My Island Getaway: Animal Crossing during a Pandemic

If you’ve been with my blog a while, you may have noticed the occasional gaming article here or there. Months ago, I wrote my first Stardew Valley fan fiction and it was a blast to write. So I thought I’d share what I’ve been doing the last couple months; Animal Crossing! I’ve been playing Animal Crossing for the last couple decades now. Yes, while everyone in the world is now playing the game, I want it on record that I’ve been playing since the Gamecube. Wild World, City Folk, New Leaf; I’ve done them all. Hundreds of hours in each, accumulating to over a thousand hours of paying off debt, buying turnips, and decorating my mansion.

The Premise

You hop on a plane to a deserted island, your first couple of weeks is spent in a tent. Over time, your island grows as more villagers move in and eventually you start infrastructure projects such as building bridges over water and paving in pathways. Your island will eventually have a clothing shop and a museum, and if you’re like me, you might’ve built a cafe and a public park with a wrestling ring.

When I Left

The Pandemic had just begun and I aptly named my Island “Last Hope” which has turned into my darkest chapter in Animal Crossing history. In my sick fantasies I’ve gotten on one of the last planes and am tasked with rebuilding society. Tom Nook is trying to save the world. Every bug, fish, and fossil I collect is an attempt to preserve the future and show that it is possible. Oftentimes I have wondered if Animal Crossing is set in the apocalypse with mutated animals that can speak. There are very few humans. And then I wake up, tend to my garden and celebrate birthdays with my neighbors.

Why it’s kept me sane

The game itself is relaxing. I have loans that I can actually pay off and when I pay off those loans, they go towards meaningful contributions until I one day own a mansion. If I invest in the stalk market, I can expect a huge return on investment and due to globalization, I can also find a high turnip price. When I pull weeds, I can transform the weeds themselves to terrariums and hay-bales. Early on, it kept me from waking up before noon as turnip prices change twice a day. Now I slump out of bed and when I start up Animal Crossing, I am already in my bathrobe. If I want to change? I literally wave a magic wand. If I want more cash, I plant money in fertile money soil and grow a money tree. If capitalism worked like that in real life, I’d have much fewer complaints. When I was but a humble beach bum, I sold seashells by the seashore. That’s literally how you get ahead in animal crossing. No 5 years of intensive studies in College, no two years at a call center, simply picking seashells; that is the world I want to live in.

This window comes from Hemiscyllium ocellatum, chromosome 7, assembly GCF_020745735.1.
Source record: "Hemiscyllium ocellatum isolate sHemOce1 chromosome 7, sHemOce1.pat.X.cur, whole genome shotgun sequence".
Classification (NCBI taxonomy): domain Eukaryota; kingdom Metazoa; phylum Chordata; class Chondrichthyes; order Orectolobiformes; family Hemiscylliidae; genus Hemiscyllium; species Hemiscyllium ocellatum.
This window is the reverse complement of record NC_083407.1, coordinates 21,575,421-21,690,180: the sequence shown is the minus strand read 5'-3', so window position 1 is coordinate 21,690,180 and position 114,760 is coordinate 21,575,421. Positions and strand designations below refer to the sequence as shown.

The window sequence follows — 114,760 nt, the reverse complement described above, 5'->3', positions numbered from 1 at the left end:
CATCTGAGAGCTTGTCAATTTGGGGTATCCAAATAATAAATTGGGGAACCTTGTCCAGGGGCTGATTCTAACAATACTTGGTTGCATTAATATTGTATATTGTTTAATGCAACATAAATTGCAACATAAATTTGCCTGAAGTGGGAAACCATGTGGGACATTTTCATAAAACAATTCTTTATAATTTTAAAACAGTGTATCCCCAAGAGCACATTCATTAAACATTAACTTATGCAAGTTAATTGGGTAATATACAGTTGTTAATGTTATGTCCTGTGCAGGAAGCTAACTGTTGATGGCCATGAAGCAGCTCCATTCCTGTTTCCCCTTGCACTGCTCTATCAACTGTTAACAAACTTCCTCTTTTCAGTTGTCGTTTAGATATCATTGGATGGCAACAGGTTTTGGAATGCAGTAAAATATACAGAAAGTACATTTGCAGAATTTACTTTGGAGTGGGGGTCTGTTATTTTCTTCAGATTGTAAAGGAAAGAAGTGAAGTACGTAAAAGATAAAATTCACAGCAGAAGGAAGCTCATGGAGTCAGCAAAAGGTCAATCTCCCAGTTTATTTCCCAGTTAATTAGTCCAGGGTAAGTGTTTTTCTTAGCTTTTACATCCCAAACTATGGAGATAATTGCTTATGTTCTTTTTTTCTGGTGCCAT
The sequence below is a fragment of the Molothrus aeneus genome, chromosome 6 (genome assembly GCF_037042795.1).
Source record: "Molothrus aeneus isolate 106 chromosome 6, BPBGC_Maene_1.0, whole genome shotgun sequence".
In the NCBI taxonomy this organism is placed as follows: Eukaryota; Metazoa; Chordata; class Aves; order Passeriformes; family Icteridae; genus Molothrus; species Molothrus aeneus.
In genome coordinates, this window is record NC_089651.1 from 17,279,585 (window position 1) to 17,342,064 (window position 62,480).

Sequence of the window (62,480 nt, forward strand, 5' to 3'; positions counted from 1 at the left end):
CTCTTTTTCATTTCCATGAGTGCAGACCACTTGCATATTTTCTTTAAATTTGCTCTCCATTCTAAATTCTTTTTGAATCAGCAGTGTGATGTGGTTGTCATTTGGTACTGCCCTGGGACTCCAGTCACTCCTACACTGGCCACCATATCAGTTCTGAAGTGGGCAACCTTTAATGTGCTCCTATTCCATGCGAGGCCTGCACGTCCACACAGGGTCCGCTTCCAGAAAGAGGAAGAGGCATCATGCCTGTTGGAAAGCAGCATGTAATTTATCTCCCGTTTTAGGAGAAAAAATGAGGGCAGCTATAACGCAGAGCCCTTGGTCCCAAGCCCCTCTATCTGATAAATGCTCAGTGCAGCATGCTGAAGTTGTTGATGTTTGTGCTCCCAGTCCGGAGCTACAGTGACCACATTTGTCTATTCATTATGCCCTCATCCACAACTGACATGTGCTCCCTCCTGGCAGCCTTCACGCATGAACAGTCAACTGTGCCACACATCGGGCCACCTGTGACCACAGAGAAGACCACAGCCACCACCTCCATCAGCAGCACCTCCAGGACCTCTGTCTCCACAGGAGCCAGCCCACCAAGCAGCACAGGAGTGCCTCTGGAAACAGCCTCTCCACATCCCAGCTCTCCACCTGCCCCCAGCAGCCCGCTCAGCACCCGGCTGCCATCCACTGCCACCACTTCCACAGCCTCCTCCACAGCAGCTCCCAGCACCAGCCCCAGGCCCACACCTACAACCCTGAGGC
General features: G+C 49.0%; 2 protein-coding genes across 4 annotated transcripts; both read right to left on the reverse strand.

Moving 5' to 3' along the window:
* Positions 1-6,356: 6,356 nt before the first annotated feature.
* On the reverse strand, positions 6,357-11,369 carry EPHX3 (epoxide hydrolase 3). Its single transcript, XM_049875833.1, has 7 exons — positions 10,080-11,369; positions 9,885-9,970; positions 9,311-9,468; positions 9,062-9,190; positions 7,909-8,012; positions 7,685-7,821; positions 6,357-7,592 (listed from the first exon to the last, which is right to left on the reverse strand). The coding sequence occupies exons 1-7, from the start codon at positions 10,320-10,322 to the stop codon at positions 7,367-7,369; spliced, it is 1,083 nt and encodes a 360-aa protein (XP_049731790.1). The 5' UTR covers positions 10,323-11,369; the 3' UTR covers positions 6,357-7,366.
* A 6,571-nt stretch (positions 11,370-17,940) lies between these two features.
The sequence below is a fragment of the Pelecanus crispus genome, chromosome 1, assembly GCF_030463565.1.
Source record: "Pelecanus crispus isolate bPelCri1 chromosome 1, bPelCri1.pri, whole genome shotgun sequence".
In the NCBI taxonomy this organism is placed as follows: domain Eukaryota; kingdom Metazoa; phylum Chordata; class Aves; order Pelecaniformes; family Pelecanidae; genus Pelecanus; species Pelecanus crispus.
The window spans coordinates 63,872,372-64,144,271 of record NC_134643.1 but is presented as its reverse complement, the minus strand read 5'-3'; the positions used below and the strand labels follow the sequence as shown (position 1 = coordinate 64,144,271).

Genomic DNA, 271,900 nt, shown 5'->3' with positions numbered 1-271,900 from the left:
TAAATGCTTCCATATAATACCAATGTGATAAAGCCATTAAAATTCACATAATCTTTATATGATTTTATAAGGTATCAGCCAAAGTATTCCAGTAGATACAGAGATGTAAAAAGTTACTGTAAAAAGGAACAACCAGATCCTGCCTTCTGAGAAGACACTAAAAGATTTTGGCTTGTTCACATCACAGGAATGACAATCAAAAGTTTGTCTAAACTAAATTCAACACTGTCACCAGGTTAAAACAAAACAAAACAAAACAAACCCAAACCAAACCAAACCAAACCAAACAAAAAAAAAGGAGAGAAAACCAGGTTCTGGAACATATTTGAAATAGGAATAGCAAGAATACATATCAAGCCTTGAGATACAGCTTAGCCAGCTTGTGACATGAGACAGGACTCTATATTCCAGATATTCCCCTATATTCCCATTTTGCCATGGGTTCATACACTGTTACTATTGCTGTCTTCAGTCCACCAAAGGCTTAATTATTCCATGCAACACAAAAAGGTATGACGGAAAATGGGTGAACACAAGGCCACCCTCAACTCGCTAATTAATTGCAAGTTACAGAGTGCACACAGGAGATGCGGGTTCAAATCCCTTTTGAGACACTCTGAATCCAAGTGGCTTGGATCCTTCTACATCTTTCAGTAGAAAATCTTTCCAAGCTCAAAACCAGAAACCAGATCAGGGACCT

How has it changed over the last couple decades?

Not to date myself, but I probably started playing Animal Crossing back in 2003, 2004. Each iteration has changed how Animal Crossing society functions. Mostly, neighbors were a dick on the Gamecube and would probably make you cry. In the Gamecube, I remember setting pitfalls (gaping holes in the ground), whacking neighbors with nets, and writing heated messages. Now, not so much. Most of my neighbors I like and I use Cyd as a reminder that there are much worse neighbors out there. Two of my neighbors are superheroes, so I’d say that’s pretty good for my relaxing island getaway. And Mr. Resetti must have died, which is sad. If you restarted the game with saving, he’d show up and yell at you. Do it enough times and he’d play God. Trees would die, the world would change color and I don’t know what other horrors many had to bear witness to as I always saved. Also, coffee. There is no coffee in the newest version! I used to wake up every morning and have my virtual cup of joe, so hopefully that gets updated soon.


And that’s it! Another article for the books! This year, the blog is growing. We have officially surpassed 2019 in unique visits to the website and views are about 30 away from surpassing last year. At this rate, we’re set to surpass 2018 by the end of the year. So remember, if you like my content, leave a like, share with a friend, and follow the website. This year growth has exploded and I couldn’t be prouder. The more exposure I have, the healthier the blog becomes with organic traffic. Eventually, the hope is to have the blog pay for itself through ad revenue. So remember to pause ad-blocker for this website. In addittion, I have a couple ways to support me. Below is the link to my Patreon and Ko-Fi:

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Any little bit is much appreciated. A one time donation of a dollar or a monthly subscription helps support me as a creator. As always, thanks for reading and stay safe!

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